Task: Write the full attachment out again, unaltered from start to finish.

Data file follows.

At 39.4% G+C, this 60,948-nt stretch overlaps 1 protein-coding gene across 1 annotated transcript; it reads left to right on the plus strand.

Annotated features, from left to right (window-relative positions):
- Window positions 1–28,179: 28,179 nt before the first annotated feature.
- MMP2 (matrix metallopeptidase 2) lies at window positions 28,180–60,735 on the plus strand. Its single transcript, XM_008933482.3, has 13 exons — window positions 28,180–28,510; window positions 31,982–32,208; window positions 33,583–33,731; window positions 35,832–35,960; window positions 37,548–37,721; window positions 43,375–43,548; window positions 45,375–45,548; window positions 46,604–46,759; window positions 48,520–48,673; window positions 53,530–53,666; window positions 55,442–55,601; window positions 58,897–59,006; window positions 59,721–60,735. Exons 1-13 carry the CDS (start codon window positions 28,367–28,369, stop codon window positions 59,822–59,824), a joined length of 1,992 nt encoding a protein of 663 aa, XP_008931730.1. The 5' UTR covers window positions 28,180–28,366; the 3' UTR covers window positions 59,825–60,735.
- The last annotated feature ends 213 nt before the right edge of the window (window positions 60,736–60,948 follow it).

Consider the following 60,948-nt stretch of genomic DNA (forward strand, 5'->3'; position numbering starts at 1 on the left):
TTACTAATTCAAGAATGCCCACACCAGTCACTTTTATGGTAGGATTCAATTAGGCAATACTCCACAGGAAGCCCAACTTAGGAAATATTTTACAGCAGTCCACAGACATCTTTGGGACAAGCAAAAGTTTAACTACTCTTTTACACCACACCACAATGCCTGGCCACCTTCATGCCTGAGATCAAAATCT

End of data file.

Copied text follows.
At 39.4% G+C, this 60,948-nt stretch overlaps 1 protein-coding gene across 1 annotated transcript; it reads left to right on the plus strand.

Annotated features, from left to right (window-relative positions):
- Window positions 1–28,179: 28,179 nt before the first annotated feature.
- MMP2 (matrix metallopeptidase 2) lies at window positions 28,180–60,735 on the plus strand. Its single transcript, XM_008933482.3, has 13 exons — window positions 28,180–28,510; window positions 31,982–32,208; window positions 33,583–33,731; window positions 35,832–35,960; window positions 37,548–37,721; window positions 43,375–43,548; window positions 45,375–45,548; window positions 46,604–46,759; window positions 48,520–48,673; window positions 53,530–53,666; window positions 55,442–55,601; window positions 58,897–59,006; window positions 59,721–60,735. Exons 1-13 carry the CDS (start codon window positions 28,367–28,369, stop codon window positions 59,822–59,824), a joined length of 1,992 nt encoding a protein of 663 aa, XP_008931730.1. The 5' UTR covers window positions 28,180–28,366; the 3' UTR covers window positions 59,825–60,735.
- The last annotated feature ends 213 nt before the right edge of the window (window positions 60,736–60,948 follow it).

Consider the following 60,948-nt stretch of genomic DNA (forward strand, 5'->3'; position numbering starts at 1 on the left):
TTACTAATTCAAGAATGCCCACACCAGTCACTTTTATGGTAGGATTCAATTAGGCAATACTCCACAGGAAGCCCAACTTAGGAAATATTTTACAGCAGTCCACAGACATCTTTGGGACAAGCAAAAGTTTAACTACTCTTTTACACCACACCACAATGCCTGGCCACCTTCATGCCTGAGATCAAAATCT